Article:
Sinclair Lewis? Anonymous?
Dear Quote Investigator: Whenever I hear someone attempting to diagnose the problems of the world I am reminded of the following amusingly recursive remark:
The trouble with this country is that there are too many people saying, “The trouble with this country is…”
Although I roughly remember the quotation I do not recall who said it. Can you tell me who is responsible for this quip?
Quote Investigator: The American writer and noble laureate Sinclair Lewis included a matching remark in his 1929 satirical novel “Dodsworth”. The words were spoken by a character named General Herndon. Emphasis added to excerpts by QI: 1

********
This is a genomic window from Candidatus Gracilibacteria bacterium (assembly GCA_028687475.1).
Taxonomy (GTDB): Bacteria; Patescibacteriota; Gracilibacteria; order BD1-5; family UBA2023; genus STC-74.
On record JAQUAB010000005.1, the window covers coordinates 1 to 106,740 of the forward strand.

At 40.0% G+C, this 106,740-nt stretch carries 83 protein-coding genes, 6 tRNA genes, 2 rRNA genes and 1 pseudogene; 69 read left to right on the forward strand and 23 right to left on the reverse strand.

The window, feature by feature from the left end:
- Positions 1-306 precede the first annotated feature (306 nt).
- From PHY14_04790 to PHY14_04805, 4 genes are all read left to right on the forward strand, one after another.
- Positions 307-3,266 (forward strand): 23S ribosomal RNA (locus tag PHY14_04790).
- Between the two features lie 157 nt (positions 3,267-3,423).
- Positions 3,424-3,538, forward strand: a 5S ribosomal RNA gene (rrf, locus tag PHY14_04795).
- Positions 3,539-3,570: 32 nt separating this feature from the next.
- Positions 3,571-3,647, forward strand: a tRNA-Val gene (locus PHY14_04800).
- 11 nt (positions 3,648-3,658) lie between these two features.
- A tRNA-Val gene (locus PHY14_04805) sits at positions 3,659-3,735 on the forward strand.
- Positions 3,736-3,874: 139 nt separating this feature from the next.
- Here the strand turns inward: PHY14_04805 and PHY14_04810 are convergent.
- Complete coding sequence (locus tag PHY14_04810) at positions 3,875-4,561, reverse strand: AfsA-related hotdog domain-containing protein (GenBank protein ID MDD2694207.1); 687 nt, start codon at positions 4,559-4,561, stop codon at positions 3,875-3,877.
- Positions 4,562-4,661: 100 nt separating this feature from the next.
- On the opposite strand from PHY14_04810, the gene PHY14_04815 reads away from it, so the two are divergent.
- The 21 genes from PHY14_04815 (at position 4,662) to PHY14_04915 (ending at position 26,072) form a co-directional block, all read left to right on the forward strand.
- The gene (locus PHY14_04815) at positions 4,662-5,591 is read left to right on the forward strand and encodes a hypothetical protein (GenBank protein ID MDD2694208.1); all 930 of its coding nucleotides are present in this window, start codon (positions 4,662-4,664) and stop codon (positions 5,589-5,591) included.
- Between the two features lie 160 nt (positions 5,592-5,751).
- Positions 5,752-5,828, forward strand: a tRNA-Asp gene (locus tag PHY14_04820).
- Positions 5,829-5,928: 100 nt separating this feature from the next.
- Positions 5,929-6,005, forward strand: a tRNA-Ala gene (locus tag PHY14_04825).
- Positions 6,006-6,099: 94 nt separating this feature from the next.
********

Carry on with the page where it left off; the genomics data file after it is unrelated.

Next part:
“The trouble with this country is,” observed Herndon, “that there’re too many people going about saying: ‘The trouble with this country is—–‘ And too many of us, who should be ruling the country, are crabbed by being called ‘General’ or ‘Colonel’ or ‘Doctor’ or that sort of thing. If you have a handle to your name, you have to be so jolly and democratic that you can’t control the mob.”
Below are additional selected citations in chronological order.
- 1929 Copyright, Dodsworth by Sinclair Lewis, Chapter 10, Quote Page 74, Reprint in 2000 by Amereon House, Mattituck, New York of original edition from Harcourt, Brace and Company, New York. (Verified with hardcopy) ↩